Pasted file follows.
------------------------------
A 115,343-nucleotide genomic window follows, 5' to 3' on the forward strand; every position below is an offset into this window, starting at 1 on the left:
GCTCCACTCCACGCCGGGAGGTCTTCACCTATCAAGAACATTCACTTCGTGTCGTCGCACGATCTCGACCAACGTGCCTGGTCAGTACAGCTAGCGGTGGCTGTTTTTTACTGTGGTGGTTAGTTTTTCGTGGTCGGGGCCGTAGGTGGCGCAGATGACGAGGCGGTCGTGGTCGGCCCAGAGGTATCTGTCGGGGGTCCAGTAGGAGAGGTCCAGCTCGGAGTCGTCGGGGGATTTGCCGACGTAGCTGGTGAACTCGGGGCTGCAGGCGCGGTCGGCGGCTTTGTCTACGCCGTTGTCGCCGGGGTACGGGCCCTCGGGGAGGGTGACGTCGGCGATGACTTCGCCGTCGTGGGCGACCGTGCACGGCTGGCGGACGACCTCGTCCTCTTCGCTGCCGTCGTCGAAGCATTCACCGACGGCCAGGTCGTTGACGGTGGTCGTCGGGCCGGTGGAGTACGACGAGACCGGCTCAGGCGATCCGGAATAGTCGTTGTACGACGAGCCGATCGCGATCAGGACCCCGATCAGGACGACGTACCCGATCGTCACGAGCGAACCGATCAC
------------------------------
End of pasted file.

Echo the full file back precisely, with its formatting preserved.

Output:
A 115,343-nucleotide genomic window follows, 5' to 3' on the forward strand; every position below is an offset into this window, starting at 1 on the left:
GCTCCACTCCACGCCGGGAGGTCTTCACCTATCAAGAACATTCACTTCGTGTCGTCGCACGATCTCGACCAACGTGCCTGGTCAGTACAGCTAGCGGTGGCTGTTTTTTACTGTGGTGGTTAGTTTTTCGTGGTCGGGGCCGTAGGTGGCGCAGATGACGAGGCGGTCGTGGTCGGCCCAGAGGTATCTGTCGGGGGTCCAGTAGGAGAGGTCCAGCTCGGAGTCGTCGGGGGATTTGCCGACGTAGCTGGTGAACTCGGGGCTGCAGGCGCGGTCGGCGGCTTTGTCTACGCCGTTGTCGCCGGGGTACGGGCCCTCGGGGAGGGTGACGTCGGCGATGACTTCGCCGTCGTGGGCGACCGTGCACGGCTGGCGGACGACCTCGTCCTCTTCGCTGCCGTCGTCGAAGCATTCACCGACGGCCAGGTCGTTGACGGTGGTCGTCGGGCCGGTGGAGTACGACGAGACCGGCTCAGGCGATCCGGAATAGTCGTTGTACGACGAGCCGATCGCGATCAGGACCCCGATCAGGACGACGTACCCGATCGTCACGAGCGAACCGATCAC